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Partners Raise Concerns over Microsoft’s Anti-Piracy Actions

Amit Singh

Channel partners are raising concerns against Microsoft’s harassment of their customers in the name of checking piracy. While Microsoft cracks down on unlicensed software usage under its global Software Asset Management (SAM) program through its third-party agents (KPMG, PWC, Deloitte and E&Y in India), many partners allege that the agents don’t follow the legal process in most of the cases.

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As per the recent statement from President, Punjab Association of Computer Traders (PACT), “Agents barge in the premises without taking appointment from the customers or permission from the competent authorities including courts or police. They don’t even take channel partners in the loop and harass our customers, which is against the law.”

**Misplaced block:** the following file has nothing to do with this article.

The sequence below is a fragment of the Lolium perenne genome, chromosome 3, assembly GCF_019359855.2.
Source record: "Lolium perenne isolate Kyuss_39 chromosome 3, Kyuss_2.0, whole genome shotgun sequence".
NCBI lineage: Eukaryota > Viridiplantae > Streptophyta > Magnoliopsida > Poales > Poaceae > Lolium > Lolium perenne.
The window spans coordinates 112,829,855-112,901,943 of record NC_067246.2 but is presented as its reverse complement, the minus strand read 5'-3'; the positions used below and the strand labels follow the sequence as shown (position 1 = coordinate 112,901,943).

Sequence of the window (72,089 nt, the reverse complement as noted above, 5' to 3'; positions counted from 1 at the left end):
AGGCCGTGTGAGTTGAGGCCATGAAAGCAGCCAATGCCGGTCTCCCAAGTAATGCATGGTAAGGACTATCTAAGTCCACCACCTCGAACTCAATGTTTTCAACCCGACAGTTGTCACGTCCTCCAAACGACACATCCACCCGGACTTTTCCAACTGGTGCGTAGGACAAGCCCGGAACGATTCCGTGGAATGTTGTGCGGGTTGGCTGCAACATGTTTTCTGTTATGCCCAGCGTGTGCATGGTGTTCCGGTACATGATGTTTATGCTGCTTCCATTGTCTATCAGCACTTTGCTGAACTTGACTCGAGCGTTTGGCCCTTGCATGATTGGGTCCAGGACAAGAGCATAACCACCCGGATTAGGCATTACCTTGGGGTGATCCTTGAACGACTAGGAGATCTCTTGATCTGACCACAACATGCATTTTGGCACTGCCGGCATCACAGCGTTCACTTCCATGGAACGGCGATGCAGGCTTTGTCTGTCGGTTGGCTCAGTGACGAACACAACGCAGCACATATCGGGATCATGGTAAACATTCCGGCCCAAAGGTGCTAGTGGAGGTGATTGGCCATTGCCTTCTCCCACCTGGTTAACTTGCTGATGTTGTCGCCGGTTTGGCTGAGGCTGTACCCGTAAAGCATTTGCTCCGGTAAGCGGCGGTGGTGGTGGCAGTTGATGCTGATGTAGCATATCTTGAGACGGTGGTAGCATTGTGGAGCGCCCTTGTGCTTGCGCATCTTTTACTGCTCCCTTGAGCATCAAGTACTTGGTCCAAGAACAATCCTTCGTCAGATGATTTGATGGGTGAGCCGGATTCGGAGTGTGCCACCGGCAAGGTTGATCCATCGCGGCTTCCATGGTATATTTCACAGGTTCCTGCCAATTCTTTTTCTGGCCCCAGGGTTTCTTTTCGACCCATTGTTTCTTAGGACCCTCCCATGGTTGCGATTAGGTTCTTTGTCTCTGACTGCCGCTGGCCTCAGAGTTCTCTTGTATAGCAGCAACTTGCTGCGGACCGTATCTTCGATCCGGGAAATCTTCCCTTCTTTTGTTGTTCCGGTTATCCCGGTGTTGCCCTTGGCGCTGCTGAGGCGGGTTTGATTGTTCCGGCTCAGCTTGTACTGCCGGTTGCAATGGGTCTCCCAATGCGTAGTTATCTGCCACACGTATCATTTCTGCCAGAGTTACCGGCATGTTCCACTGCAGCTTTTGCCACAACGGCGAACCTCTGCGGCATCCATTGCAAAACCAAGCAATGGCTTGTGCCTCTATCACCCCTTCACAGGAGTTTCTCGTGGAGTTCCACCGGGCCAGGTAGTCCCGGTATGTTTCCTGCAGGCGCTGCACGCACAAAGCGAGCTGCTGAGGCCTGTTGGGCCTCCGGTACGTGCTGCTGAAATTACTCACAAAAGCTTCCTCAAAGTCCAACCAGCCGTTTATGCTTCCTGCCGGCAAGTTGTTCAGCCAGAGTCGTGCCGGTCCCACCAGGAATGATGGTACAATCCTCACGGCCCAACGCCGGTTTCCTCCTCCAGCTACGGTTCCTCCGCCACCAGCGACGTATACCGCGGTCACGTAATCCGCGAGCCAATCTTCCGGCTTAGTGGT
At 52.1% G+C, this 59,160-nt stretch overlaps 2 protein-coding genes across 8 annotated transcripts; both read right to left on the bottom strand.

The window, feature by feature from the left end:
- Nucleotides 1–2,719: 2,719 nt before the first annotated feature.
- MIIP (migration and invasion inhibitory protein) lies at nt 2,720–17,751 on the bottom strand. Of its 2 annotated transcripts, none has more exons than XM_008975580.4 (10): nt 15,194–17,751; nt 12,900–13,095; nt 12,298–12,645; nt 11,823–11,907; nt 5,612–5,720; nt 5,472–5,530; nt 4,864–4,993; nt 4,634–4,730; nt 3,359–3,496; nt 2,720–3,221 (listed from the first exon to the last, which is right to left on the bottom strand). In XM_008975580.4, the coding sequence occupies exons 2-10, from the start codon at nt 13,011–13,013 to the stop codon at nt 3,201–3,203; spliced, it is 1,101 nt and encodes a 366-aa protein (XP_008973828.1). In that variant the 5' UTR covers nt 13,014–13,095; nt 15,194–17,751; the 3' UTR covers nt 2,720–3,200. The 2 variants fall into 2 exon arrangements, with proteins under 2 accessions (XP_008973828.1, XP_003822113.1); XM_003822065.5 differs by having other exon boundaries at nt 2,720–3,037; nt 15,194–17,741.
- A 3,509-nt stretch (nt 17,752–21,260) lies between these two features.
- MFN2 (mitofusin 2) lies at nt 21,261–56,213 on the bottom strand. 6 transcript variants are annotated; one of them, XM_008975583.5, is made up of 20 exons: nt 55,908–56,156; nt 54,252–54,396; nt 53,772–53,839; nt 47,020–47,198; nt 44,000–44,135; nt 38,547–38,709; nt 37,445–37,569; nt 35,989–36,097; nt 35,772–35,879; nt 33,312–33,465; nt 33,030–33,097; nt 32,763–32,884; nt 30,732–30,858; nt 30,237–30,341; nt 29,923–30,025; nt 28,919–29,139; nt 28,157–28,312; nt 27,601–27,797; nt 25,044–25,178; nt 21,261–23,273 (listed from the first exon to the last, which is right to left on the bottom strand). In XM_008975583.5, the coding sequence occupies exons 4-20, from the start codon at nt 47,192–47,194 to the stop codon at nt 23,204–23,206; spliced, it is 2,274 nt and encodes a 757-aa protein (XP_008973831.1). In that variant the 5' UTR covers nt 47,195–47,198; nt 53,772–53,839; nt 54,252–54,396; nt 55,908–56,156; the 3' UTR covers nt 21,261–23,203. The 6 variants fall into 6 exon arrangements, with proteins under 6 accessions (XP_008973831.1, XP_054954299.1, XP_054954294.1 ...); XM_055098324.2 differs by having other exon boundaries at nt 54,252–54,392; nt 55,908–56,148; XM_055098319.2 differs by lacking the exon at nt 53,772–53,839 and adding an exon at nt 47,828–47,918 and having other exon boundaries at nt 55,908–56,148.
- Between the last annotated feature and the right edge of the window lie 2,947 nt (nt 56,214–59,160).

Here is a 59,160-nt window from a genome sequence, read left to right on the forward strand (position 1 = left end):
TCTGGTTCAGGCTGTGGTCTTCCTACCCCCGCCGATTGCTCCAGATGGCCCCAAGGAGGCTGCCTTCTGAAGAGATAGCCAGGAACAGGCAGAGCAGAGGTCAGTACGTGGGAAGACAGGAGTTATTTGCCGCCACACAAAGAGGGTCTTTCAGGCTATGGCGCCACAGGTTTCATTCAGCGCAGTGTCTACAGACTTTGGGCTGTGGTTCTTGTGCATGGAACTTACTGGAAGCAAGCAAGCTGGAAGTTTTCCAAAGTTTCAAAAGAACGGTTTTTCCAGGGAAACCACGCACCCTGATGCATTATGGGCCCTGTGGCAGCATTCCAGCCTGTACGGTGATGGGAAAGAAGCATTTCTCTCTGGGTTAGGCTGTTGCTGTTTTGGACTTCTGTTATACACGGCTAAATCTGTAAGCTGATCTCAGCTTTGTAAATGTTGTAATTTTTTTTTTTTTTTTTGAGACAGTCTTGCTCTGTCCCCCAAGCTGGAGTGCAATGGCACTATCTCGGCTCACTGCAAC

Partners accept software piracy as a rampant problem with over half of all software installed on computers in India being unlicensed. However, they condemn the methods taken by the agents to act against anti-piracy.

“There is no denying that software piracy is a deep-rooted problem; many MSMEs do purchase pirated versions of the software. In many cases, they buy few genuine basic editions and start using pirated versions of advanced editions. However, barging into their premises without permission and threatening them is totally unlawful,” said Manish Tandon, Director, Questa Software.

He added that he had observed many cases over the last few years where even customers with genuine software licenses were targeted by the agents.